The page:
When it comes to implementing business logic In the Dataverse environments, we have a few valid options:
- Cloud flows
- Classic workflows
Yes, classic workflows is not at the top of our minds these days, but, with no Flow alternative to the real-time workflows, I don’t see them going away easily yet.
However, for all other purposes Power Automate flows are a superior technology(to the workflows), so this is why classic workflows did not even show up in the title of this blog.
When it comes to the plugins and Flows, the question seems to have a simple answer if you ask a non-developer. Since, of course, you do need to know how to develop plugins, and, in general, it’s easier to jump into Flows development instead.
That said, I’ve been developing plugins for a long time, and I did do other development every now and then (less so once I switched to Dynamics, to be fair), but, learning Power Automate to the point where I felt comfortable with it took quite a bit of time. There are little tricks that eventually make you productive, and you need to learn them as you go.
Yet there are still areas of the flows where I feel a bit dizzy. As in, how do we handle errors so we can report on those errors properly? How do we make multiple updates consistent if there is no concept of transactions? Those are just two which are always at the top of my mind, but there are smaller ones, too (as in, “what’s the exact syntax for that expression I need to write here?”)
Of course, flows are great for integrations. Forget about Dataverse for a second – there are hundreds of connectors to other systems. It might be really time-consuming to implement those integrations from scratch in the plugins, so, if there is a connector in Power Automate already, creating a Power Automate flow is always my first choice in such cases.
However, what if we are, mostly, focused on the Dataverse?
Is it still better to use Flows, or is it better to use plugins? From what I’ve seen so far, the answer seem to depend on the business logic complexity, but, also, it depends on the team’s tolerance towards pro-dev:
From the complexity perspective, the inherent problem of the flows is that they are no-code.
How come it’s a problem? Well, Flows just do not support classic concepts or tools of code development – there are no functions, there is no object-oriented programming, error handling is not as simple, and there is even no way to easily “refactor” the flow (for example, to do find and replace). Besides, usual code is much more concise when looking at it in the dev tools (when compared to the Flow in the flow designer), which makes it easier to grasp what’s happening in the code, especially as the code/flow starts growing.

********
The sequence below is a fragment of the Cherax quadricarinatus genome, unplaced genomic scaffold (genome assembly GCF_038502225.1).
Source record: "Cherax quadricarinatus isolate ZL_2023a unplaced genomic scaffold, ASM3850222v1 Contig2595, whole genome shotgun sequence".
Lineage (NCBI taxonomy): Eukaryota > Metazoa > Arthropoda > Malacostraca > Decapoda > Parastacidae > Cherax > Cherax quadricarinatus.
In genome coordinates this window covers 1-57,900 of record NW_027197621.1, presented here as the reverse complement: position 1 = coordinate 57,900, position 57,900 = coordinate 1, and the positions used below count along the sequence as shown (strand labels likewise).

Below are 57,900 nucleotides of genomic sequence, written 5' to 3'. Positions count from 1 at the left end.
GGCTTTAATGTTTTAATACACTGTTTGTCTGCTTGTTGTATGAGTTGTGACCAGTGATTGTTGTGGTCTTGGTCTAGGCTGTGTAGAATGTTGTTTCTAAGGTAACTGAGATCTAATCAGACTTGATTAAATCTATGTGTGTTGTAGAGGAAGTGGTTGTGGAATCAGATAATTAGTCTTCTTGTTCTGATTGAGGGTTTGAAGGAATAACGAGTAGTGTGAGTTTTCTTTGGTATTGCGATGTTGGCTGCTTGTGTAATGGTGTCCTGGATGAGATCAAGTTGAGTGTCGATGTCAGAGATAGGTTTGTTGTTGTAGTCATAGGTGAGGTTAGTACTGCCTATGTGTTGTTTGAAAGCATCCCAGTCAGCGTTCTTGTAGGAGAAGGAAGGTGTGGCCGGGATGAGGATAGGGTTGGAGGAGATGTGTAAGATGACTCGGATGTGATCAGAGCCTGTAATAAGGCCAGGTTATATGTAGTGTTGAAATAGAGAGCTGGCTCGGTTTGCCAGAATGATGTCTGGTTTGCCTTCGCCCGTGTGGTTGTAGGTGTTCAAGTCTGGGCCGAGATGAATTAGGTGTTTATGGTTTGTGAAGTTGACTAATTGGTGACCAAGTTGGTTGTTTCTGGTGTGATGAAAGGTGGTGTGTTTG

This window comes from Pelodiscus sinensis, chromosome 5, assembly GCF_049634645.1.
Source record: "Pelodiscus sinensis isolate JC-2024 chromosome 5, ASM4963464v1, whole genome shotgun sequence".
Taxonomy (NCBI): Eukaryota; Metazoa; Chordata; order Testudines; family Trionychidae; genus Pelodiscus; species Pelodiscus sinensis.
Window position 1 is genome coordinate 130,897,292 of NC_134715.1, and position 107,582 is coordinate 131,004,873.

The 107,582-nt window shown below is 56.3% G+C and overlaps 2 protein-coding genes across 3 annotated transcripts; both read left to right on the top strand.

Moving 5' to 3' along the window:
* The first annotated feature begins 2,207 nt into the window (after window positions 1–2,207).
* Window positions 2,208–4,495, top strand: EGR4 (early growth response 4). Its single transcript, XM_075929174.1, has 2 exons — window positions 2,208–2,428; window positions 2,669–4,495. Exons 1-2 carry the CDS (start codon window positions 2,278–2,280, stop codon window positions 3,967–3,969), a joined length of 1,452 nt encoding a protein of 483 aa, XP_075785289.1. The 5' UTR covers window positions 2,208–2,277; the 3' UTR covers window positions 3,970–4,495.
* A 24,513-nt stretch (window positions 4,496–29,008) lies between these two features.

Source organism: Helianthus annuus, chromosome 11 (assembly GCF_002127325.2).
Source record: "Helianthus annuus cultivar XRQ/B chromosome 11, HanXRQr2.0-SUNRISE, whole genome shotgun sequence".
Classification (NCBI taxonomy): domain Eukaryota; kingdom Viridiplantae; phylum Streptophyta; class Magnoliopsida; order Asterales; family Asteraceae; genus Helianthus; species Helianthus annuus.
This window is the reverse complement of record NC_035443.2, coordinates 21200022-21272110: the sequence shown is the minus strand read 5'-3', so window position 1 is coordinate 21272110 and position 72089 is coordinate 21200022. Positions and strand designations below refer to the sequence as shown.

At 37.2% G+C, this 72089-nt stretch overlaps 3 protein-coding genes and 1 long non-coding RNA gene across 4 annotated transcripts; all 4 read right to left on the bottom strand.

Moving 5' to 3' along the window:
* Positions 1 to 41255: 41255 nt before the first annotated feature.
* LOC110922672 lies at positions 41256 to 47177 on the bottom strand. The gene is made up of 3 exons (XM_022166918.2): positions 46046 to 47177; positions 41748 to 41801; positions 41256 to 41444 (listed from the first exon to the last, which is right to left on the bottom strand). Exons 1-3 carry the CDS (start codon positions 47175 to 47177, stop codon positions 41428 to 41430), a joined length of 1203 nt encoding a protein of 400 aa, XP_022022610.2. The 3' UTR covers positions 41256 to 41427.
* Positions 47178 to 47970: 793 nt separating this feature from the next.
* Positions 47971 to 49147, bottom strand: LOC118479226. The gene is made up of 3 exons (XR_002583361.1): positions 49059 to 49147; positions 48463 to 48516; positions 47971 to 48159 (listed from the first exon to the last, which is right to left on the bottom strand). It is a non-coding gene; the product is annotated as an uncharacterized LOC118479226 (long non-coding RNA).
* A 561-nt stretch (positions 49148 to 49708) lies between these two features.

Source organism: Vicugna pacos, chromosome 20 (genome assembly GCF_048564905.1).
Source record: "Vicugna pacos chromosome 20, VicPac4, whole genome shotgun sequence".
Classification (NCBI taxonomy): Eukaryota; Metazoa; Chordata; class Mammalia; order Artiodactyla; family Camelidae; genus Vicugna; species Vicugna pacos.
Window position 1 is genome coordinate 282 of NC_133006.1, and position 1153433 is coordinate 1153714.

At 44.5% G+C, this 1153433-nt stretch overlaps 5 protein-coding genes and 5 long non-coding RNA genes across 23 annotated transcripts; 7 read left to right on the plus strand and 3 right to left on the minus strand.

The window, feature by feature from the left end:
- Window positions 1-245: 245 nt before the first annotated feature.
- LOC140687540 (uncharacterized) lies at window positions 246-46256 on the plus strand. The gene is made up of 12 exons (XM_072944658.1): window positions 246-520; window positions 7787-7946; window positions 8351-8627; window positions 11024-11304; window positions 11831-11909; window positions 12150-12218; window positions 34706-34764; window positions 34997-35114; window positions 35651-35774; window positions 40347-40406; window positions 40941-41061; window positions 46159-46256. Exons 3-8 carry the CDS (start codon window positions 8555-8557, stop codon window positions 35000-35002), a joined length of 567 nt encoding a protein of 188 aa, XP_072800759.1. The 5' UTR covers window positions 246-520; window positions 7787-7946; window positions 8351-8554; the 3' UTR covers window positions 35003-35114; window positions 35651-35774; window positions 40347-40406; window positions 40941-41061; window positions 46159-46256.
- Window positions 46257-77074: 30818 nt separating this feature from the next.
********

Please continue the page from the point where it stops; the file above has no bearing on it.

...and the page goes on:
I’ve seen it a bunch of times already that we would start with a flow (easy to start, yet it seems to be the preferred way), and, then, that Flow would grow out of proportions quickly, so we’d either have to start using child flows(which is not necessarily helping that much), or we’d have to give up on the flow and create a plugin instead.
And remember this is all in the context of the Dataverse business logic – as soon as we throw in some kind of integration requirement (even with Sharepoint) things can easily change, since this is where Flows approach gets a significant boost.
Then, of course, there is that other aspect of the decision-making process.
Are there enough developers who can develop plugins, and, also, do we want to lock into that mode of development? This, of course, is the main reason Flows showed up in the first place – democratizing development and making it less dependent on the pro-dev team members. That’s the y-axe on the diagram above: team tolerance towards pro-dev development. It’s not, necessarily, team experience that matters. It’s, also, where the management has to commit and say that “We are fine with having plugin developers on the team”, and that would be for both initial development and ongoing maintenance.
My personal feeling is that, no matter how good Flows are for relatively simple tasks, business logic complexity will still drive teams towards plugin development as soon as they have access to the proper “dev resources”, though I might be wrong – time will show.
PS. There is, also, a mixed model. We can create Custom API-s (that would be plugin development, basically), and we can use custom API-s from our flows. We can also create flows and call them from our plugins (using http triggers, for example). The former seems to be how things should be mixed, but the latter is also doable. And, still, in this mixed model the need to dev resources on the team is not going away, so nothing changes for the diagram above.